A Broken Church, and the Return from Emmaus.

The Gospel reading for today, the third Sunday of Easter, is Luke’s familiar telling of two disciples’ journey to Emmaus.

Michael B Kelly has used an interpretation of this story to draw an important lesson for lesbians and gay men in the Catholic Church, but in the present circumstances of the church, his presentation of the tale is relevant to the Church as a whole, to Catholics and other Christians of any orientation.

 

In this understanding, what is crucially important is not the familiar part, the journey itself and the encounter with a stranger who turns out to be the risen Christ himself, but the beginning and end of the story. The Gospel reading begins by saying that two disciples were on a journey to Emmaus, a village a short distance from Jerusalem. It does not spell out where they are coming from, anything of their background, or why they are travelling. Kelly fills in some gaps.This story is set in the immediate aftermath of the passion and crucifixion.  Although Christ has risen, and some of the women have reported meeting him, the message has not been accepted.  Instead, the leaders of the Christian community have locked themselves  away in an upper room, despondent,,and paralysed   with fear.  Their dream seemed to have come to an inglorious end, they had no idea how to respond. Does this not bear some resemblances to the current state of the papacy, and its response to the sexual abuse scandal, or to the obvious need to reform the clerical culture? Besieged on all sides, Benedict has withdrawn into his ivory tower, unable or unwilling to respond to the charges against him and the Church, except by references to “petty gossip” and attacks on the Church by it’s enemies, and to crack the whip for tighter Vatican control over the priesthood and over thoughtful, independent minded theologians.  It is against this background that two of the disciples leave Jerusalem.  We do not know precisely why they left  but let us assume that they are simply disillusioned, and want to go home.

Then of course, they set out, and meet the stranger on the road.  They travel with him, talk to him, invite him in for a meal, and on breaking bread, recognise him as the risen Christ.  All of this is familiar, but it is the next few lines, lines which we usually forget when we recall the tale, that are the crucial point in this interpretation.  Having left the recognised religious leaders behind in Jerusalem, they have found instead a direct encounter with the Lord elsewhere:  now, they return to Jerusalem to share the good news of the reality of the resurrection.

In his telling of the story, Kelly asks us to imagine that the two disciples on the road are two gay men.  (Why not? There is no evidence to the contrary.  They could have been). From this, he draws the lesson that for gay men and lesbians in the Catholic Church, it may well be necessary for them to leave the institutional church, literally or figuratively, to find God outside of it.  After doing so, he suggests that we (or some of us) should return to the established Church in prophetic witness, pointing out the errors in Church teaching, and telling of the reality of God’s abounding love and inclusion for all.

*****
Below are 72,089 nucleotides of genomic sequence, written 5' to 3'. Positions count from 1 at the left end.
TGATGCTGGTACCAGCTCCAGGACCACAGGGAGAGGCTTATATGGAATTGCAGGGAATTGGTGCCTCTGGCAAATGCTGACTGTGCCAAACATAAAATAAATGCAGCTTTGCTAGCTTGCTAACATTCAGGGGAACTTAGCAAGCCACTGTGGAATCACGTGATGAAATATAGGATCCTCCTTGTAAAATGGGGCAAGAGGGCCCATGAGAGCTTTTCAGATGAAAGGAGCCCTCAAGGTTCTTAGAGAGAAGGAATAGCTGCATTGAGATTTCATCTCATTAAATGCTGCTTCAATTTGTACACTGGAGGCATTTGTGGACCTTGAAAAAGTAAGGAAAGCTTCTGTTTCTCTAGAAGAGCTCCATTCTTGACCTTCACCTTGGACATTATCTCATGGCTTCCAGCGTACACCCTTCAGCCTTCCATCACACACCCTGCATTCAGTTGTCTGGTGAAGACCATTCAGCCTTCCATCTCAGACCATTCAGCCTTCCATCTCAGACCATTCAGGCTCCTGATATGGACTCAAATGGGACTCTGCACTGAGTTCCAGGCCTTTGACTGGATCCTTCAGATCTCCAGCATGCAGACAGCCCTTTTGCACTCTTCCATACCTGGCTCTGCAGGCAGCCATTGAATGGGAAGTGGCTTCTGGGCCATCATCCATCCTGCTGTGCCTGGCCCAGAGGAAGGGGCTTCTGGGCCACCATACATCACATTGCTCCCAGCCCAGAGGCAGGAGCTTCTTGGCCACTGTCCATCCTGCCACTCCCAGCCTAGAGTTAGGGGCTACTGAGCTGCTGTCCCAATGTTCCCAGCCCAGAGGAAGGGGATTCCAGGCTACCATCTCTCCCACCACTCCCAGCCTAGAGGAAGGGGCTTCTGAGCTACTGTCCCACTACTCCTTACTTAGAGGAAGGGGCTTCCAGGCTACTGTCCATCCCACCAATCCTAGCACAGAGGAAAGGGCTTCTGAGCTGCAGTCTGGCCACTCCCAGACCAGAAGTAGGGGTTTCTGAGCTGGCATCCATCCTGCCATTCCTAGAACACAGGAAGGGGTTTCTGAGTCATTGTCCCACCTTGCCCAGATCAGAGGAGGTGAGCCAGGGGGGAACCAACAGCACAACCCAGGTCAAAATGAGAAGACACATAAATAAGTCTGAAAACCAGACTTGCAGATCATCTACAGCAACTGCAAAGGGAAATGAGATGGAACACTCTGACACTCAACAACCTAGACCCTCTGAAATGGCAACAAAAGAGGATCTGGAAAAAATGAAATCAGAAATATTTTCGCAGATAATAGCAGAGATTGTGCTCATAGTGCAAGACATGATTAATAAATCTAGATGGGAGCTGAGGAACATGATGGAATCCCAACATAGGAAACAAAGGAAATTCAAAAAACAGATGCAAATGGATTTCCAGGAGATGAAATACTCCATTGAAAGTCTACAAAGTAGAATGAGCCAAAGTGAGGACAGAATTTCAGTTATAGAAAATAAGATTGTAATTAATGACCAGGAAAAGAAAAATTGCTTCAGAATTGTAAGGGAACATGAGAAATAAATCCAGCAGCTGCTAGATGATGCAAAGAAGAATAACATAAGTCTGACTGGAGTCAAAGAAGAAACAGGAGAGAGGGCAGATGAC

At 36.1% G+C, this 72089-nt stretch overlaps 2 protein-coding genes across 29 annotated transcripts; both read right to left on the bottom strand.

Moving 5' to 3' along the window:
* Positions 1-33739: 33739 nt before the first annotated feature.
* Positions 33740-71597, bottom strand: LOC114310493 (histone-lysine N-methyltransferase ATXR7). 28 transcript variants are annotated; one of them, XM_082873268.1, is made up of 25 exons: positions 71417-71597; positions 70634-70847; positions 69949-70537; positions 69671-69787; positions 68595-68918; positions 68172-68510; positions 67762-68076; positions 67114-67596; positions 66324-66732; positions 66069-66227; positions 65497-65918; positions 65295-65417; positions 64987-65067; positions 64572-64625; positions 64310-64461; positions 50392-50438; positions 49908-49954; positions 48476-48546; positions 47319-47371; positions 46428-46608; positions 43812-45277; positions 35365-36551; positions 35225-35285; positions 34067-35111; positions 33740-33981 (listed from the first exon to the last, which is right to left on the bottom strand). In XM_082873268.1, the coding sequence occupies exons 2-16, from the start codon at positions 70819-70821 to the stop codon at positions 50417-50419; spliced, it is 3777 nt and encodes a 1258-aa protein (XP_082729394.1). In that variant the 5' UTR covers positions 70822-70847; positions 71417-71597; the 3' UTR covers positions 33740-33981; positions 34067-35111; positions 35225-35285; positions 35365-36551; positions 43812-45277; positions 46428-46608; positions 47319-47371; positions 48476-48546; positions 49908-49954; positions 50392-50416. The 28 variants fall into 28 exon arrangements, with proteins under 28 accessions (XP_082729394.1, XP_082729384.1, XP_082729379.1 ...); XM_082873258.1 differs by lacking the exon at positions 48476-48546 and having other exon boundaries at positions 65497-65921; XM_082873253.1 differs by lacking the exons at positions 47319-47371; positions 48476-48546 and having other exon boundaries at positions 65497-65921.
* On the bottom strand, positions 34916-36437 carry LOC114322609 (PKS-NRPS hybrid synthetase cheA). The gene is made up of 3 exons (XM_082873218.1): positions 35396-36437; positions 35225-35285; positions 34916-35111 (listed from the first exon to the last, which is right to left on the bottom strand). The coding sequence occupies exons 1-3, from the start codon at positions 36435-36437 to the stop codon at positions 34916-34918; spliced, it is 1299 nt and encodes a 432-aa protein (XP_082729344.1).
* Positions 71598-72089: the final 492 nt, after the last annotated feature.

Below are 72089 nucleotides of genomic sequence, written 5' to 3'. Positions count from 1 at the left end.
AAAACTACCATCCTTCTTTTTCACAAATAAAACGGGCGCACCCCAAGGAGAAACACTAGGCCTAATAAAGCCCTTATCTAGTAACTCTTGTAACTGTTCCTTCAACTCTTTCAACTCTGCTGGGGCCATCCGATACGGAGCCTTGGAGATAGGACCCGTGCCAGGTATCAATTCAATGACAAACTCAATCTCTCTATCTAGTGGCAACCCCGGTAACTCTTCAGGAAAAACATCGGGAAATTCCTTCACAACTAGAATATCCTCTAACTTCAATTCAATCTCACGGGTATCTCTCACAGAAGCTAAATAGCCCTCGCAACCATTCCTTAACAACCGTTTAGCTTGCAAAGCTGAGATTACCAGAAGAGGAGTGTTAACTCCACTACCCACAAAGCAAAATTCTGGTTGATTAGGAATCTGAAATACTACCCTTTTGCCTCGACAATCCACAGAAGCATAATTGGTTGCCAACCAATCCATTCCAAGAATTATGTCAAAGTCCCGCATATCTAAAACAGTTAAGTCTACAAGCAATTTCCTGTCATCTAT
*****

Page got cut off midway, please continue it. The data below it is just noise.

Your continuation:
There is nothing wrong with Kelly’s presentation, and I have commended it to my gay and lesbian readers before.  However, I now believe that it is too limited.  Exactly the same interpretation, and the same lesson, may be drawn today for all Catholics, not only those who happen to be lesbian, gay, of another sexual minority, or otherwise rejected by the leaders of the Church.  It must surely be clear by now, that in so many respects exposed by the current crisis, the institutional church has moved a long, long way from core Gospel values. Instead of a community of believers, we have a caste based hierarchy of power and control.  Instead of an abiding spirit of love and inclusion, we have an obsession with canon law. Where we should be paying attention to the words and actions of Jesus Christ, we have instead a fundamentalist adherence to papal pronouncements and the magisterium.

It is no surprise that many Catholics feel disillusioned with the Church, and are deserting it in droves. It is right that they should. For some this will be literal and complete, for others it will be partial  – perhaps by remaining “Catholic” by identity, but not by Mass attendance.  For others – and this I would recommend – it will be mental, a psychological adjustment.  By this I mean, we need to walk away emotionally from the leadership of the Church, to disengage from that stereotypical Catholic mindset of automatic obedience and subservience to the priestly caste.  Dispense with “pray, pay and obey”. We need to identify strongly as “Catholic, not Roman”.  In doing so, we can continue to develop in our relationship and encounter with God, while developing a new and more healthy, adult relationship with the clergy.  Instead of seeing ourselves as sheep blindly following a shepherd, or children obedient to a clerical father, we  can at last see ourselves instead as adults, engaged (or attempting to engage) in dsicussions about faith and ministry with other adults (even if some of them are wearing dog collars or clerical mitres).

In so doing, we will equip ourselves to do what up up to now we have been unable to do – to return from Emmaus, and to tell the religious leaders holed up in the modern Jerusalem, the Vatican, that it is entirely possible to meet God wihtout them – and to proclaim to them some of the real Gospel truths that they have been ignoring.

Books:

Kelly, Michael B: Seduced by Grace: Contemporary spirituality, Gay experience and Christian faith

Bohache, Guest et al (eds): The Queer Bible Commentary

Goss, Robert: Take Back the Word: A Queer Reading of the Bible

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